2014 saw a drastic decline in media freedom worldwide due to the rise of extremist groups such as Islamic State and Boko Haram, the watchdog group Reporters Without Borders has revealed in its 2015 World Press Freedom Index.
"There has been an overall deterioration linked to very different factors, with information wars, and action by non-state groups acting like news despots," the head of the Paris-based group, Christophe Deloire, told AFP.
The Index, titled "Information Sacrificed on Altar of Religion," is based on all aspects of independent journalistic work, which the non-profit organization sends out to hundreds of journalists, researchers, lawyers, and human rights activists worldwide, as well its own network of correspondents. The 87 questions focus on media diversity, media independence, the journalistic environment and self-censorship, the legal system, institutional transparency, as well as media production infrastructure, according to the group's website.
The study found that in 2014, there was also an eight percent increase in the violations of freedom of information in 180 countries compared to the 2013. Additionally, the Index reveals that there is an "increasing desire to thwart freedom of information that invokes a hard-to-define and subjective concept of the feelings of believers."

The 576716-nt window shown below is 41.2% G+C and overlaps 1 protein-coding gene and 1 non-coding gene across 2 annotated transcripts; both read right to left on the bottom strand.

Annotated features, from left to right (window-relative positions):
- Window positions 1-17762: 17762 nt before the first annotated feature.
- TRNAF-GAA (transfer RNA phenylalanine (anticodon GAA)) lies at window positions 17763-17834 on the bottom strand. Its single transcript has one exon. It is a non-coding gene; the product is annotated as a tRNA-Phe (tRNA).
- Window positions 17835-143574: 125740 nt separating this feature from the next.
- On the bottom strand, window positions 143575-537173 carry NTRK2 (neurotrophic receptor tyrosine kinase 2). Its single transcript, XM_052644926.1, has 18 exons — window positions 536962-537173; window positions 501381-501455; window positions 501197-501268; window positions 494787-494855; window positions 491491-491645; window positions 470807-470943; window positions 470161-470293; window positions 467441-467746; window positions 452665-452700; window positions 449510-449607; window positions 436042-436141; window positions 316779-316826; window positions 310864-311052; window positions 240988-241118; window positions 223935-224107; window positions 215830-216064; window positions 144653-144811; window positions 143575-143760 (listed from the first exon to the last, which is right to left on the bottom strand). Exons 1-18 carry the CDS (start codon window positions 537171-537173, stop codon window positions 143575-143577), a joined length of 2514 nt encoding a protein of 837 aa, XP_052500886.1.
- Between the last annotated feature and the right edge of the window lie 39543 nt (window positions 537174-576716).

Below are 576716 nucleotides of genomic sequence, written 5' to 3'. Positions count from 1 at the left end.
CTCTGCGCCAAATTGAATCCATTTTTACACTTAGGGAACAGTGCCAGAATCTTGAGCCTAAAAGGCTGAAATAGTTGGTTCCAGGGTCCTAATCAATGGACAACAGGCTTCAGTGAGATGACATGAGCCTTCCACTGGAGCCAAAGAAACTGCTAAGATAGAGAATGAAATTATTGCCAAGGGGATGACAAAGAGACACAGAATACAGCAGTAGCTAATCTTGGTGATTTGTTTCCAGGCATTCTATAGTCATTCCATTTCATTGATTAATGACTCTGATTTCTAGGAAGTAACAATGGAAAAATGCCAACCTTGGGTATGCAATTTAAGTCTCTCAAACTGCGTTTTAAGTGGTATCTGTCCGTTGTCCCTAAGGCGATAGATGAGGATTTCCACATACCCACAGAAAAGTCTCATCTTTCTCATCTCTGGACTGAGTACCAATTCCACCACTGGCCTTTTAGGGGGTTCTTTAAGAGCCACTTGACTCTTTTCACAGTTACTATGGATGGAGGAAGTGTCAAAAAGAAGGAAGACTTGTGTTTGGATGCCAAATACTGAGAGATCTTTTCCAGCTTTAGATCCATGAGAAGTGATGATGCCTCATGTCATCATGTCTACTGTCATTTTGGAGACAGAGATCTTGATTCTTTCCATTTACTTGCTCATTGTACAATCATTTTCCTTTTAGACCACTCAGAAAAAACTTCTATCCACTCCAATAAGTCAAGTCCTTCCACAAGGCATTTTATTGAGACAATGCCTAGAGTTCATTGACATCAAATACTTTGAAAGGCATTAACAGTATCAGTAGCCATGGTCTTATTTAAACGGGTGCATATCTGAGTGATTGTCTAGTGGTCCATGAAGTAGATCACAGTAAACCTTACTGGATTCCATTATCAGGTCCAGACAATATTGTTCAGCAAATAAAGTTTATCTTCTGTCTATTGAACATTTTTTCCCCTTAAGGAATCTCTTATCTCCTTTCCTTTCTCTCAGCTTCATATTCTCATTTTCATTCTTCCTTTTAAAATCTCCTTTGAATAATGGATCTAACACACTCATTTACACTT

"This is a minefield," warned the Paris-based group.
Those engaged in conflicts raging in the Middle East and Ukraine were waging "a fearsome information war" where media personnel were directly targeted to be killed, captured or pressured to relay propaganda, it said.
The study cited the rise of the Islamic State terrorist group, which is active in Iraq and Syria, Boko Haram in Nigeria, and criminal organizations in Italy
"[These groups use] fear and reprisals to silence journalists and bloggers who dare to investigate or refuse to act as their mouthpieces," said the watchdog.
In both the Middle East and Africa there are "entire regions are controlled by non-state groups in which independent information simply does not exist," the group said.
"The criminalization of blasphemy endangers freedom of information in around half of the world's countries," the report said, noting that religious extremists sometimes also go after journalists or bloggers they believe disrespected their religious leader, as demonstrated in January's extremist attacks on the French satirical magazine, Charlie Hebdo.
According to the study, China and North Korea also have very low levels of press freedom, with China sliding significantly to 70th place due to the "police misconduct" during the Occupy Central protests in Hong Kong.
The best-rated nations were northern European states such as Finland, Norway, Denmark, the Netherlands and Sweden, with New Zealand, Canada and Jamaica also making the top 10, while the United States ranked 49th due to what the group called the government's "war on information" against WikiLeaks and others.
"Press freedom... is in retreat on all five continents," the study revealed, arguing its indicators were "incontestable".